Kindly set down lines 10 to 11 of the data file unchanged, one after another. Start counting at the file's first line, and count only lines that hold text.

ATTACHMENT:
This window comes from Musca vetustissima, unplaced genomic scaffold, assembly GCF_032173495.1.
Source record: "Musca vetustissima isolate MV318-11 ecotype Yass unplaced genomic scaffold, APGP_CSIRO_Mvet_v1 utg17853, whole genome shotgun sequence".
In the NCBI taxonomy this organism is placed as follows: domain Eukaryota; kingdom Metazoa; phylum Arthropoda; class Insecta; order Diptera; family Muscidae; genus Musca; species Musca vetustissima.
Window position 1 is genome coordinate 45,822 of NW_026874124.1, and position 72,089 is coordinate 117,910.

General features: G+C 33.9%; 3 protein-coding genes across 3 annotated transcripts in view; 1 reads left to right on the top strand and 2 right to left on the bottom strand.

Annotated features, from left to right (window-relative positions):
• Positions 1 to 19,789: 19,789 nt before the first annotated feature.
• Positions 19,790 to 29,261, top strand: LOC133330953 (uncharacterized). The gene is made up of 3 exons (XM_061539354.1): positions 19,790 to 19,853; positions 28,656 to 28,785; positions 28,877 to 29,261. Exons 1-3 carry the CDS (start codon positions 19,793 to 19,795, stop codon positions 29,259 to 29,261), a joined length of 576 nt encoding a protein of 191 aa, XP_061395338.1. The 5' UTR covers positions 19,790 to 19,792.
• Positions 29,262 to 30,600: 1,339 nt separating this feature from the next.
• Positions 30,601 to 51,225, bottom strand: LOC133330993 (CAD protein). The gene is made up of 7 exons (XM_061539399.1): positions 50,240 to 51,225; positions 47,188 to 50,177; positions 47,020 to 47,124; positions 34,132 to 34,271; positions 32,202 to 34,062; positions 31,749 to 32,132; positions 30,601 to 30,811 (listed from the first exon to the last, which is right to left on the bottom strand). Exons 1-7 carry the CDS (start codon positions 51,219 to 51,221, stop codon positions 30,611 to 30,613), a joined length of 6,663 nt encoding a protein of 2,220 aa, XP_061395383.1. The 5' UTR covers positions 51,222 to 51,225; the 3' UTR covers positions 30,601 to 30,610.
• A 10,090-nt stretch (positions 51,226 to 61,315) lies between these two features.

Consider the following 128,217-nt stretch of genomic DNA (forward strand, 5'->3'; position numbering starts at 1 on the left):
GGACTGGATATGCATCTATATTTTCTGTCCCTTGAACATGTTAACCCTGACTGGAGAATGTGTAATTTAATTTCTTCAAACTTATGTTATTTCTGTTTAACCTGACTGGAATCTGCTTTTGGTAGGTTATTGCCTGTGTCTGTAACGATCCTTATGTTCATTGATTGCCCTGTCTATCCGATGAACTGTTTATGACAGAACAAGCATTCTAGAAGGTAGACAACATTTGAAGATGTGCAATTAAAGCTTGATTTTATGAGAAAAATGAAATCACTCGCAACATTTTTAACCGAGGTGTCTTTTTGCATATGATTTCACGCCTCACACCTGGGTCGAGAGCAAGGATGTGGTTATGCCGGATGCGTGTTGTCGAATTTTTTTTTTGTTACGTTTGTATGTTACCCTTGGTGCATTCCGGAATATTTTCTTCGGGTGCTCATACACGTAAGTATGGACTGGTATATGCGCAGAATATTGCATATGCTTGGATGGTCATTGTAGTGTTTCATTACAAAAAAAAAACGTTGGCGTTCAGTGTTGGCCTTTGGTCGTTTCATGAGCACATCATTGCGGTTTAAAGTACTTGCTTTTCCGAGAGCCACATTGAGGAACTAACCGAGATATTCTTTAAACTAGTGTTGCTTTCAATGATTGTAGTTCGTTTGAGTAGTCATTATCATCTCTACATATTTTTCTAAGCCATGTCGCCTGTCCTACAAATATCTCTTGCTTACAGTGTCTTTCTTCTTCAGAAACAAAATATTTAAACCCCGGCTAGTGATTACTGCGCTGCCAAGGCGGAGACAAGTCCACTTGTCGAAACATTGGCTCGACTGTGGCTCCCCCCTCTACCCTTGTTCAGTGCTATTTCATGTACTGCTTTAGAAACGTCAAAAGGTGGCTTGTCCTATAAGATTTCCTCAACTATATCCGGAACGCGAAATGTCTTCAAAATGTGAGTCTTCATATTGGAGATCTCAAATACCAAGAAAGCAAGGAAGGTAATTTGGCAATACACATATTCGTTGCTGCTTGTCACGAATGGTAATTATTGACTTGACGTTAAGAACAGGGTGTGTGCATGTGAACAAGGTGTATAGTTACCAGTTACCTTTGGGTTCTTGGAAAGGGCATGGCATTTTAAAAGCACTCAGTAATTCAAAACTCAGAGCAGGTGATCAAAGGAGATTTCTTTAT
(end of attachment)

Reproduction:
• Positions 30,601 to 51,225, bottom strand: LOC133330993 (CAD protein). The gene is made up of 7 exons (XM_061539399.1): positions 50,240 to 51,225; positions 47,188 to 50,177; positions 47,020 to 47,124; positions 34,132 to 34,271; positions 32,202 to 34,062; positions 31,749 to 32,132; positions 30,601 to 30,811 (listed from the first exon to the last, which is right to left on the bottom strand). Exons 1-7 carry the CDS (start codon positions 51,219 to 51,221, stop codon positions 30,611 to 30,613), a joined length of 6,663 nt encoding a protein of 2,220 aa, XP_061395383.1. The 5' UTR covers positions 51,222 to 51,225; the 3' UTR covers positions 30,601 to 30,610.
• A 10,090-nt stretch (positions 51,226 to 61,315) lies between these two features.